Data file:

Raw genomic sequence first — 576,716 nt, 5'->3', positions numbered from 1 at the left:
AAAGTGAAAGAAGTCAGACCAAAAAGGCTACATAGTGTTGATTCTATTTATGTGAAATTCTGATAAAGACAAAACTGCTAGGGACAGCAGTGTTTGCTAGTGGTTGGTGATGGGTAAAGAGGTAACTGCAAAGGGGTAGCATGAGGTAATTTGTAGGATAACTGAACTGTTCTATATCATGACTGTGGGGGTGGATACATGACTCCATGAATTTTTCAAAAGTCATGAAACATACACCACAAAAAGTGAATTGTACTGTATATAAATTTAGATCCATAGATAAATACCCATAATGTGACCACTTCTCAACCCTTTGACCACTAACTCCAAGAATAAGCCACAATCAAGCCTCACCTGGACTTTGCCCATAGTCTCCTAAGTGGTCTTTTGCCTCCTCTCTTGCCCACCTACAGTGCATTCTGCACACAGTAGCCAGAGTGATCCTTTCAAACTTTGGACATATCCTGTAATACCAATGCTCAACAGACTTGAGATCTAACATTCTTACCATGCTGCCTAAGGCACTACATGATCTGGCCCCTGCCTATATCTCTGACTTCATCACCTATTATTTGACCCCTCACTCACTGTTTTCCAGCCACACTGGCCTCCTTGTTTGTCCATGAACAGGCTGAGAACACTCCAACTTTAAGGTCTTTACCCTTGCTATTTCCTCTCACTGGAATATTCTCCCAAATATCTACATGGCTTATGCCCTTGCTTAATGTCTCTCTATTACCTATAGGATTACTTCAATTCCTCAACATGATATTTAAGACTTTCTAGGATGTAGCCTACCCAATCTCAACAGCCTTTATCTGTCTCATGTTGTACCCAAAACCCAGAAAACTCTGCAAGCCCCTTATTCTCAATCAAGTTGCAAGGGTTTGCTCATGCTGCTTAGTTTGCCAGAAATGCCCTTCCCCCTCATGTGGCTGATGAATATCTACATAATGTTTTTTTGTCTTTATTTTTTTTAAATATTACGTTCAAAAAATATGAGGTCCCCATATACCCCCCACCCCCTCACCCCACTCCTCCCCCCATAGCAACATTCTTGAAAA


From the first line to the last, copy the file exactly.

Raw genomic sequence first — 576,716 nt, 5'->3', positions numbered from 1 at the left:
AAAGTGAAAGAAGTCAGACCAAAAAGGCTACATAGTGTTGATTCTATTTATGTGAAATTCTGATAAAGACAAAACTGCTAGGGACAGCAGTGTTTGCTAGTGGTTGGTGATGGGTAAAGAGGTAACTGCAAAGGGGTAGCATGAGGTAATTTGTAGGATAACTGAACTGTTCTATATCATGACTGTGGGGGTGGATACATGACTCCATGAATTTTTCAAAAGTCATGAAACATACACCACAAAAAGTGAATTGTACTGTATATAAATTTAGATCCATAGATAAATACCCATAATGTGACCACTTCTCAACCCTTTGACCACTAACTCCAAGAATAAGCCACAATCAAGCCTCACCTGGACTTTGCCCATAGTCTCCTAAGTGGTCTTTTGCCTCCTCTCTTGCCCACCTACAGTGCATTCTGCACACAGTAGCCAGAGTGATCCTTTCAAACTTTGGACATATCCTGTAATACCAATGCTCAACAGACTTGAGATCTAACATTCTTACCATGCTGCCTAAGGCACTACATGATCTGGCCCCTGCCTATATCTCTGACTTCATCACCTATTATTTGACCCCTCACTCACTGTTTTCCAGCCACACTGGCCTCCTTGTTTGTCCATGAACAGGCTGAGAACACTCCAACTTTAAGGTCTTTACCCTTGCTATTTCCTCTCACTGGAATATTCTCCCAAATATCTACATGGCTTATGCCCTTGCTTAATGTCTCTCTATTACCTATAGGATTACTTCAATTCCTCAACATGATATTTAAGACTTTCTAGGATGTAGCCTACCCAATCTCAACAGCCTTTATCTGTCTCATGTTGTACCCAAAACCCAGAAAACTCTGCAAGCCCCTTATTCTCAATCAAGTTGCAAGGGTTTGCTCATGCTGCTTAGTTTGCCAGAAATGCCCTTCCCCCTCATGTGGCTGATGAATATCTACATAATGTTTTTTTGTCTTTATTTTTTTTAAATATTACGTTCAAAAAATATGAGGTCCCCATATACCCCCCACCCCCTCACCCCACTCCTCCCCCCATAGCAACATTCTTGAAAA